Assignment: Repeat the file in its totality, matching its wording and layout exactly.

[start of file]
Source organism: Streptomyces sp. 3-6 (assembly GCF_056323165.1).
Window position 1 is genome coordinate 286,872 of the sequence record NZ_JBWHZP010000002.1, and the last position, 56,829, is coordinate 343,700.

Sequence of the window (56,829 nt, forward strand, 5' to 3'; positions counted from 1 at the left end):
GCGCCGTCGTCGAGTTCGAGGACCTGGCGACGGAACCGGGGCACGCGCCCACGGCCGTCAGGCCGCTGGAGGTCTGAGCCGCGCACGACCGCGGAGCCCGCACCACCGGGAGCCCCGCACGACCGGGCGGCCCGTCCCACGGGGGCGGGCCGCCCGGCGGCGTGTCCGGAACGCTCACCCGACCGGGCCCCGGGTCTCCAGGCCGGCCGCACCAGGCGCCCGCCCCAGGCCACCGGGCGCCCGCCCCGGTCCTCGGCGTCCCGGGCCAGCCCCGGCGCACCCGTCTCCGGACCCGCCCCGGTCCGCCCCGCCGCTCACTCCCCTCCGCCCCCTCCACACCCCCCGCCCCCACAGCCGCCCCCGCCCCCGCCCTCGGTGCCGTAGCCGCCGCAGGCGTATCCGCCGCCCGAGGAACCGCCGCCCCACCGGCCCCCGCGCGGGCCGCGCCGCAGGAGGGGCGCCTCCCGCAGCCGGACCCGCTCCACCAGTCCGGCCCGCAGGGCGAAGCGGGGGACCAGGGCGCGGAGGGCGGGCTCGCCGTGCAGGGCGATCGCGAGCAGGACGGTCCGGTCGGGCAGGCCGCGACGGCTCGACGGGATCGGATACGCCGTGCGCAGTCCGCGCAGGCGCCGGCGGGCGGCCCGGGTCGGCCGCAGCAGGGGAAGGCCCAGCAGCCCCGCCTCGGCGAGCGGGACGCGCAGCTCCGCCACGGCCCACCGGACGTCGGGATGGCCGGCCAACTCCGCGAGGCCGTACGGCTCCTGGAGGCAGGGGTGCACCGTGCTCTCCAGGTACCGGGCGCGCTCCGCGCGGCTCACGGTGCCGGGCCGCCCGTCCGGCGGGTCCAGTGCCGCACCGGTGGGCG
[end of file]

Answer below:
Source organism: Streptomyces sp. 3-6 (assembly GCF_056323165.1).
Window position 1 is genome coordinate 286,872 of the sequence record NZ_JBWHZP010000002.1, and the last position, 56,829, is coordinate 343,700.

Sequence of the window (56,829 nt, forward strand, 5' to 3'; positions counted from 1 at the left end):
GCGCCGTCGTCGAGTTCGAGGACCTGGCGACGGAACCGGGGCACGCGCCCACGGCCGTCAGGCCGCTGGAGGTCTGAGCCGCGCACGACCGCGGAGCCCGCACCACCGGGAGCCCCGCACGACCGGGCGGCCCGTCCCACGGGGGCGGGCCGCCCGGCGGCGTGTCCGGAACGCTCACCCGACCGGGCCCCGGGTCTCCAGGCCGGCCGCACCAGGCGCCCGCCCCAGGCCACCGGGCGCCCGCCCCGGTCCTCGGCGTCCCGGGCCAGCCCCGGCGCACCCGTCTCCGGACCCGCCCCGGTCCGCCCCGCCGCTCACTCCCCTCCGCCCCCTCCACACCCCCCGCCCCCACAGCCGCCCCCGCCCCCGCCCTCGGTGCCGTAGCCGCCGCAGGCGTATCCGCCGCCCGAGGAACCGCCGCCCCACCGGCCCCCGCGCGGGCCGCGCCGCAGGAGGGGCGCCTCCCGCAGCCGGACCCGCTCCACCAGTCCGGCCCGCAGGGCGAAGCGGGGGACCAGGGCGCGGAGGGCGGGCTCGCCGTGCAGGGCGATCGCGAGCAGGACGGTCCGGTCGGGCAGGCCGCGACGGCTCGACGGGATCGGATACGCCGTGCGCAGTCCGCGCAGGCGCCGGCGGGCGGCCCGGGTCGGCCGCAGCAGGGGAAGGCCCAGCAGCCCCGCCTCGGCGAGCGGGACGCGCAGCTCCGCCACGGCCCACCGGACGTCGGGATGGCCGGCCAACTCCGCGAGGCCGTACGGCTCCTGGAGGCAGGGGTGCACCGTGCTCTCCAGGTACCGGGCGCGCTCCGCGCGGCTCACGGTGCCGGGCCGCCCGTCCGGCGGGTCCAGTGCCGCACCGGTGGGCG